If you've ever gotten weepy listening to Coldplay's "Fix You" (Just us?), new research may have an explanation for why.
Scientists at the Tokyo University of the Arts and the RIKEN Brain Science Institute in Japan found that listening to sad music can actually trigger positive emotions. They explained that sadness triggered from art is not the same kind of sadness triggered by an actual sad event, and in fact could actually feel pleasant.
"Emotion experienced by music has no direct danger or harm unlike the emotion experienced in everyday life. Therefore, we can even enjoy unpleasant emotion such as sadness," researchers wrote in the study. "If we suffer from unpleasant emotion evoked through daily life, sad music might be helpful to alleviate negative emotion."
The small new study, published in the journal Frontiers in Psychology, included 44 people, some of whom were musicians and some who had no special training in music. The study participants listened to a happy piece of music -- Granados's Allegro de Concierto in G major -- in major and minor keys, in order to combat the "happy effect" songs composed in major keys tend to have. They also listened to two "sad" pieces of music, Glinka's "La Séparation" in F minor and Blumenfeld's Etude "Sur Mer" in G minor.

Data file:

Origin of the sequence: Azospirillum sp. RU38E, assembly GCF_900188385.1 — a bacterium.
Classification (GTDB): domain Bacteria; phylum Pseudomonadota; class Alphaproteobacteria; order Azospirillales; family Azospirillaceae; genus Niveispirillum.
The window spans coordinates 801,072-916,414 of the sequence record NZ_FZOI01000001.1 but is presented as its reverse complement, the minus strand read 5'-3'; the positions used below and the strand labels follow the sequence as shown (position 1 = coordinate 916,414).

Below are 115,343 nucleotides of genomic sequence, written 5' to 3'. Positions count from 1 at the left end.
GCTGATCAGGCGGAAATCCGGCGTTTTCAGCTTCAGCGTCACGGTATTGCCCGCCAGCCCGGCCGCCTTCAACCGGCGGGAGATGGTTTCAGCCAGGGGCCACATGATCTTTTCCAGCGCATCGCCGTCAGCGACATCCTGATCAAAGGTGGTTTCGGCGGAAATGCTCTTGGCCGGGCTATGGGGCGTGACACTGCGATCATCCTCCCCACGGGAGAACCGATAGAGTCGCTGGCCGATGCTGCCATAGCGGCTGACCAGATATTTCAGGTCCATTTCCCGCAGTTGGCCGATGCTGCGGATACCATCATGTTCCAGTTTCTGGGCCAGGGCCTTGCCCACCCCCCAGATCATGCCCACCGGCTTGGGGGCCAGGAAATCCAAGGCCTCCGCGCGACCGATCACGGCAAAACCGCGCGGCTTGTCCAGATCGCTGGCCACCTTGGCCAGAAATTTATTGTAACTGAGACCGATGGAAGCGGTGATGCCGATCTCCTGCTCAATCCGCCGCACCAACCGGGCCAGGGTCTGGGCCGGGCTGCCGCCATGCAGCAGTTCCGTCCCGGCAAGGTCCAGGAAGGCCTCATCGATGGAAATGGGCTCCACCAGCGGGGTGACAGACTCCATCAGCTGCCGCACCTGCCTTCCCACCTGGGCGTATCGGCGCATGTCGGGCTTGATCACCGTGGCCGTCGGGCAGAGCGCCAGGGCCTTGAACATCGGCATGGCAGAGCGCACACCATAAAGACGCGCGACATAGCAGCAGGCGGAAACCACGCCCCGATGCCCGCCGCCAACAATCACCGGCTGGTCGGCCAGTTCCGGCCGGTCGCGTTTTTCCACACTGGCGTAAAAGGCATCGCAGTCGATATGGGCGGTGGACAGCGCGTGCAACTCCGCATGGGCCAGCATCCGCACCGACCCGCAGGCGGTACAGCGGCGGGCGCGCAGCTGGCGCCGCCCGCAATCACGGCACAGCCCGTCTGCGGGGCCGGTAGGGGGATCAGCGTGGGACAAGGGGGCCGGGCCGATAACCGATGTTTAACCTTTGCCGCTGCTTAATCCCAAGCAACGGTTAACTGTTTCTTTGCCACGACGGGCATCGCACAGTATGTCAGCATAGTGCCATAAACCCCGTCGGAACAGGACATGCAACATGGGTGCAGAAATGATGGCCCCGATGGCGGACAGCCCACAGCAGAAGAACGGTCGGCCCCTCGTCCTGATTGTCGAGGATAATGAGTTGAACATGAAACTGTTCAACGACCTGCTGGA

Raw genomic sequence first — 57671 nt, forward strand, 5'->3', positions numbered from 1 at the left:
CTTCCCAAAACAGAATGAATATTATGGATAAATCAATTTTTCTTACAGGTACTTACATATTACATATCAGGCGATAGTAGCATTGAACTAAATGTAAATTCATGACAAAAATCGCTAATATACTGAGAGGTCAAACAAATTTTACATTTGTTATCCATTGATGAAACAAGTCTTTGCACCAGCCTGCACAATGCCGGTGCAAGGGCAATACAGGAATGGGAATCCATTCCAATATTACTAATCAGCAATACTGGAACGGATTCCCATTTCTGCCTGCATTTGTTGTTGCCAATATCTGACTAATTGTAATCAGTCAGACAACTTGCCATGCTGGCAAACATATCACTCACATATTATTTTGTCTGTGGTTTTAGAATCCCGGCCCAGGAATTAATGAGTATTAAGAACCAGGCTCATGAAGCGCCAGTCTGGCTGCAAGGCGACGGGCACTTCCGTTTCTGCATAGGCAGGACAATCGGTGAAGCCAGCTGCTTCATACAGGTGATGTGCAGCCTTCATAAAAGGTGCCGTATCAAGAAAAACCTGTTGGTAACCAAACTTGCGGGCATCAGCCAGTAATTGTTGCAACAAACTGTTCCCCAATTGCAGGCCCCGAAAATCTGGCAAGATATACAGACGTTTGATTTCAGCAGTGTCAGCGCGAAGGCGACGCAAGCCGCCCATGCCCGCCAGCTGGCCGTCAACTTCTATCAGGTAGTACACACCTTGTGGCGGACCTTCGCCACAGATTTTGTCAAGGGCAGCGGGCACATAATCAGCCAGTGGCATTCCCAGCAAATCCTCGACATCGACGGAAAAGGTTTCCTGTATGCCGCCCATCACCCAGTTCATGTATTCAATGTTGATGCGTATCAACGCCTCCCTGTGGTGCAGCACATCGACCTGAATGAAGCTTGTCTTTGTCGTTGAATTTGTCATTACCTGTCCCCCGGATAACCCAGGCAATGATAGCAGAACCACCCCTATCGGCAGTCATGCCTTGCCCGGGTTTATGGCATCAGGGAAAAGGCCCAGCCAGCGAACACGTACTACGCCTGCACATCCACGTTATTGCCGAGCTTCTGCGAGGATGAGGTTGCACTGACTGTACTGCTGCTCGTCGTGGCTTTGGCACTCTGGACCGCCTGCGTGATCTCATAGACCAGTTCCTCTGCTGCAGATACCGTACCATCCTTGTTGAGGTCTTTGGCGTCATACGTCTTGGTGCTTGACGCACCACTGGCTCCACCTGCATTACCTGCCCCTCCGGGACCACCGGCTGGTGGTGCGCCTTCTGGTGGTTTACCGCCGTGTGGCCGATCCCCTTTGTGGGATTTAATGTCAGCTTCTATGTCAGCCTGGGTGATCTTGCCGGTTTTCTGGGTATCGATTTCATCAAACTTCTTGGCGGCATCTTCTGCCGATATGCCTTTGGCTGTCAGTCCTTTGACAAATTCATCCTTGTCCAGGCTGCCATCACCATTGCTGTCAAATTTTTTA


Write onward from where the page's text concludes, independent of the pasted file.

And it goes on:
Researchers had the study participants rate 62 different emotion-related words and phrases when they listened to the different pieces of music, based on the emotions they perceived in the music, as well as the emotions they felt when listening to the music.
Indeed, a discrepancy was found between emotions perceived and emotions felt while listening to the sad music. Emotions perceived were sadder and more tragic, while the actual emotions felt were more romantic and less tragic.
Earlier this month, HuffPost Women reported on a forthcoming finding in the Journal of Consumer Research, showing that sad or angry music is preferred listening after a negative experience involving a person (such as a break-up). HuffPost Women reported:
The researchers found that when the negative situation involved another person -- as in a breakup, for instance -- participants strongly preferred an empathetic friend and sad music. Two further experiments confirmed that participants experiencing emotional distress related to other people were much more likely to prefer sad music than those experiencing distress from issues unrelated to other people. Just like you probably don't want to be surrounded by perky people when your heart is broken, you don't want to hear Selena Gomez telling you to "come and get it."
For an explanation as to why sad songs can make us cry, click over to HuffPost Arts & Culture.
Are you an aficionado of sad music, or do you prefer more upbeat tunes? Tell us in the comments!